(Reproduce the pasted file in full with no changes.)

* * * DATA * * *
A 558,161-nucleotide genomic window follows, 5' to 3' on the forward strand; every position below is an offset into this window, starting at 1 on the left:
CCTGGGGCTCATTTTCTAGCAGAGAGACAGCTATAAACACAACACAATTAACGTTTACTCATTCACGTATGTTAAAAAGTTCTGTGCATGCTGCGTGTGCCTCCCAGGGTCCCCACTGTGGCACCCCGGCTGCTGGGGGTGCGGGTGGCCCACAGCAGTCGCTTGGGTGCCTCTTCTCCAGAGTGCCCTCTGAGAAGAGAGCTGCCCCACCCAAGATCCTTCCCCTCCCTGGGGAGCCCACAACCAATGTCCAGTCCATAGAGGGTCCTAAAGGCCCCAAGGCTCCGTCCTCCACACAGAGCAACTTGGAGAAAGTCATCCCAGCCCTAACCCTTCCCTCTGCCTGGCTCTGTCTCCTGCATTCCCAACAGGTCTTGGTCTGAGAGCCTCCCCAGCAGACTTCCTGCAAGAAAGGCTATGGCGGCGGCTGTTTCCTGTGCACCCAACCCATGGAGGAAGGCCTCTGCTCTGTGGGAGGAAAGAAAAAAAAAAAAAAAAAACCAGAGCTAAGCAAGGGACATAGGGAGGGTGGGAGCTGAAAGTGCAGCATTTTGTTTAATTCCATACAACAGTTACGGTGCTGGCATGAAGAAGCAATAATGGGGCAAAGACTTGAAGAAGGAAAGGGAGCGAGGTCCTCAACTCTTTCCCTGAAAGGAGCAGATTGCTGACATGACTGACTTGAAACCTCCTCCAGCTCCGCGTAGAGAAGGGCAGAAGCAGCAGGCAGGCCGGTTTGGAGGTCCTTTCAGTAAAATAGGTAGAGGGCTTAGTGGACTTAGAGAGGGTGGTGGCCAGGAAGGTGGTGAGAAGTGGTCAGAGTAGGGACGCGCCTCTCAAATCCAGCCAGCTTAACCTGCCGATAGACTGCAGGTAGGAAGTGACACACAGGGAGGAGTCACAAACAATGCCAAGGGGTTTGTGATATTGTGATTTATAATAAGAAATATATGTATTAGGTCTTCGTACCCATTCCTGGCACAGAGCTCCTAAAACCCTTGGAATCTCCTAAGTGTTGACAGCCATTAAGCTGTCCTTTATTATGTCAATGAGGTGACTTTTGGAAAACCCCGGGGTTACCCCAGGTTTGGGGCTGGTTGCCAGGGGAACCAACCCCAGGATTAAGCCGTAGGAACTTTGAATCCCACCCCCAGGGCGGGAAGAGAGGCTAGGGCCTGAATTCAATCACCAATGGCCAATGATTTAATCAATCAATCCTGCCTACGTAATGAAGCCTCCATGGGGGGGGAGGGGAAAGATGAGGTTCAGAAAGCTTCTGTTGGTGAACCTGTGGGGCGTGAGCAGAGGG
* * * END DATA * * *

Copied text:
A 558,161-nucleotide genomic window follows, 5' to 3' on the forward strand; every position below is an offset into this window, starting at 1 on the left:
CCTGGGGCTCATTTTCTAGCAGAGAGACAGCTATAAACACAACACAATTAACGTTTACTCATTCACGTATGTTAAAAAGTTCTGTGCATGCTGCGTGTGCCTCCCAGGGTCCCCACTGTGGCACCCCGGCTGCTGGGGGTGCGGGTGGCCCACAGCAGTCGCTTGGGTGCCTCTTCTCCAGAGTGCCCTCTGAGAAGAGAGCTGCCCCACCCAAGATCCTTCCCCTCCCTGGGGAGCCCACAACCAATGTCCAGTCCATAGAGGGTCCTAAAGGCCCCAAGGCTCCGTCCTCCACACAGAGCAACTTGGAGAAAGTCATCCCAGCCCTAACCCTTCCCTCTGCCTGGCTCTGTCTCCTGCATTCCCAACAGGTCTTGGTCTGAGAGCCTCCCCAGCAGACTTCCTGCAAGAAAGGCTATGGCGGCGGCTGTTTCCTGTGCACCCAACCCATGGAGGAAGGCCTCTGCTCTGTGGGAGGAAAGAAAAAAAAAAAAAAAAAACCAGAGCTAAGCAAGGGACATAGGGAGGGTGGGAGCTGAAAGTGCAGCATTTTGTTTAATTCCATACAACAGTTACGGTGCTGGCATGAAGAAGCAATAATGGGGCAAAGACTTGAAGAAGGAAAGGGAGCGAGGTCCTCAACTCTTTCCCTGAAAGGAGCAGATTGCTGACATGACTGACTTGAAACCTCCTCCAGCTCCGCGTAGAGAAGGGCAGAAGCAGCAGGCAGGCCGGTTTGGAGGTCCTTTCAGTAAAATAGGTAGAGGGCTTAGTGGACTTAGAGAGGGTGGTGGCCAGGAAGGTGGTGAGAAGTGGTCAGAGTAGGGACGCGCCTCTCAAATCCAGCCAGCTTAACCTGCCGATAGACTGCAGGTAGGAAGTGACACACAGGGAGGAGTCACAAACAATGCCAAGGGGTTTGTGATATTGTGATTTATAATAAGAAATATATGTATTAGGTCTTCGTACCCATTCCTGGCACAGAGCTCCTAAAACCCTTGGAATCTCCTAAGTGTTGACAGCCATTAAGCTGTCCTTTATTATGTCAATGAGGTGACTTTTGGAAAACCCCGGGGTTACCCCAGGTTTGGGGCTGGTTGCCAGGGGAACCAACCCCAGGATTAAGCCGTAGGAACTTTGAATCCCACCCCCAGGGCGGGAAGAGAGGCTAGGGCCTGAATTCAATCACCAATGGCCAATGATTTAATCAATCAATCCTGCCTACGTAATGAAGCCTCCATGGGGGGGGAGGGGAAAGATGAGGTTCAGAAAGCTTCTGTTGGTGAACCTGTGGGGCGTGAGCAGAGGG